A slight movement to my right catches my attention and I watch as a small lizard scampers across the rocks, stopping to sun himself. I hold my breath, willing him closer, although I’m not entirely sure what I’ll do with him if I’m able to catch him. But the gnawing hunger in my stomach forces me to try. I lean my weight onto my left arm and inch my right hand closer. At the last second the lizard must sense my intent because he tries to scuttle away, but I’m faster, or more desperate, and my fingers close around his scaly back.
I hold him in my fist, and he stares at me with dull black eyes. I pick up a small rock and use it to crush him, ignoring the bile that fights its way into my throat. I eat methodically, not allowing myself to think, trying not to taste the bitter tang that coats my mouth. It takes all my concentration to swallow, my eyes focused on a spot across the river. My stomach wants to heave the lizard back up, but when I’m done I set my jaw, take deep breaths through my nose. My days of eating Bishop’s hamburgers and turkey sandwiches are over. Now I will eat whatever it takes to stay alive.
When I’m sure the lizard is going to stay down, I crawl forward and rinse my mouth with water. I swish and spit until all I taste is river. The sun has almost set now, bands of orange and pink threading like gauze through the trees. The air is still warm, but there’s the promise of fall’s chill underneath. The weather will not cooperate with me for long.
I pull my sweater back on and drag myself over to the stand of trees. I curl myself into a ball, trying to make myself invisible. I haven’t seen another person since the children at the fence, and I don’t have the sense that anyone’s watching me. But I still feel exposed, with no way to defend myself if someone were to come along. I anticipate it taking hours for me to find sleep, but my battered body has other plans, and almost as soon as I close my eyes, I’m sucked down into darkness.
When I wake, it’s difficult to tell what time of day it is, whether it’s morning or afternoon, whether I’ve slept twelve hours or twenty. The sky is overcast, dark clouds rolling in from the west, the rumble of thunder promising storms. I have a feeling that my sleep was closer to unconsciousness. I don’t feel rested. My body is sore and stiff, my vision fuzzy, like I’m looking at the world through a pane of dirty glass. I push myself to sitting, hissing in air at the sharp spike in my head.
I need to find better shelter from the coming storm. The day is warm, but I worry what will happen if my clothes get soaked and the temperature drops. I hate to leave the river, but promise myself I won’t go far, just to the nearest available shelter. My stomach is cramping with hunger, so before I head out I kneel by the river and gulp down handfuls of water to ease the ache a little.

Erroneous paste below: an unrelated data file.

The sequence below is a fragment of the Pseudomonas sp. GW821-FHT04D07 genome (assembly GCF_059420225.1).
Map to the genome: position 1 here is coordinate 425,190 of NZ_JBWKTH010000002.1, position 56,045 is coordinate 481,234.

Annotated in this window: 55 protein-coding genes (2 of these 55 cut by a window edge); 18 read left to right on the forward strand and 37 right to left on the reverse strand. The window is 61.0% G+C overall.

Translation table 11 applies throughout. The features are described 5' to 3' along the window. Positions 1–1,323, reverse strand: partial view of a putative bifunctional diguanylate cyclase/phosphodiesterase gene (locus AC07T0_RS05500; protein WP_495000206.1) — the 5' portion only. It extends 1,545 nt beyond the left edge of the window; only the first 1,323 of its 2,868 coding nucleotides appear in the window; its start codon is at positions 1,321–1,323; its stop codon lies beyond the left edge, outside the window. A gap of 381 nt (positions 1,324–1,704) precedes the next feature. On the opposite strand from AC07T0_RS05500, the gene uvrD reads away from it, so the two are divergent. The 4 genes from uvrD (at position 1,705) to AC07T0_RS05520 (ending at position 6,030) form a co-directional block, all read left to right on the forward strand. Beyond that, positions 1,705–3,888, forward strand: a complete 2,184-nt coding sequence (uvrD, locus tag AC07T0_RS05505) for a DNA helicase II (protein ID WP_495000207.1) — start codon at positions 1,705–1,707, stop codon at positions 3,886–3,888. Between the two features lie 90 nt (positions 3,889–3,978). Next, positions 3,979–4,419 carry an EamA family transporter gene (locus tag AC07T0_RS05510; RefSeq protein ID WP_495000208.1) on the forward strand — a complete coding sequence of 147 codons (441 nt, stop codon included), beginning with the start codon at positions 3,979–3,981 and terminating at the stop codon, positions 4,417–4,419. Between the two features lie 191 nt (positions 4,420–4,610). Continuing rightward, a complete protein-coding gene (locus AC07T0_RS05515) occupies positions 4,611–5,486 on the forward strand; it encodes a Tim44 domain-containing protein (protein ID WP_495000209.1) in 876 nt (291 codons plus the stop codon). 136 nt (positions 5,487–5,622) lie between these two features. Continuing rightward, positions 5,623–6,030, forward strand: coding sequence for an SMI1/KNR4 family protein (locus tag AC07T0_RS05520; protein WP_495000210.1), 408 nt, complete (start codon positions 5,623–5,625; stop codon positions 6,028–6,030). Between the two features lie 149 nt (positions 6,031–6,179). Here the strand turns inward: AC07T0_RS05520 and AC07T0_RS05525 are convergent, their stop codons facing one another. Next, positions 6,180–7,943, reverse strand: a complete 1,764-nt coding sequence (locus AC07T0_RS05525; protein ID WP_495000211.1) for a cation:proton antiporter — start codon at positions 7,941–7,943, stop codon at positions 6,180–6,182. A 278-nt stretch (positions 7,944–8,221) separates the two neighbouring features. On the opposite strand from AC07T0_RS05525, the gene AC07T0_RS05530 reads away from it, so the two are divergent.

I walk due east from the river, looking for anything that would offer good protection from the rain. At first there is nothing, only the empty expanse of land. I know that before the war overpopulation was a real concern, the idea that the earth might simply run out of space and resources for all its inhabitants. Such fears are hard to imagine now, when I am the only human as far as the eye can see, the sole evidence of life.
The sharp crack of thunder moves closer, a stiff wind blowing my hair into my face. I top a small rise, and in the near distance I see the rusted hulk of a car. I approach it cautiously, but there’s no indication anyone’s touched it in decades. The tires are shredded to nothing, both doors on the driver’s side ripped away. The front windshield is smashed in and there’s a faint rotten smell from the interior, but the car is still the best option I’ve seen in terms of shelter. I climb into the backseat, easing myself over the cracked and torn leather.
The storm hits only a few minutes later, rain lashing down against the car, driving in sideways so that I am forced to curl against the far side in order to stay dry. I’m grateful for the protection from the rain, but staying still, without the benefit of any sort of distraction, allows my brain to circle back around to Westfall. To my family. To Bishop. The longing I feel for him is a physical ache, pinched and throbbing inside my chest. I bite down on the inside of my cheek to keep myself from crying, press my hands against my closed eyes. It shouldn’t be so hard to forget someone I barely knew. Bishop was in my life for only a few months, but somehow he left an imprint that has absolutely no relationship to the length of time we were together.
I lower my hands and open my eyes, watch the rain beating down against the long grass outside the car. I work to clear my head of thought. Perhaps this is how I will survive now, by keeping myself an empty white blank, pretending my life began only yesterday and nothing came before. My eyelids grow heavy, my breathing deepening with the sound of the rain. I let myself sink down, my head resting against the dirt-streaked window. I have a fleeting thought that maybe it’s not a good thing to be sleeping so much, but I give in to the oblivion. If nothing else, it’s a welcome respite from the pain.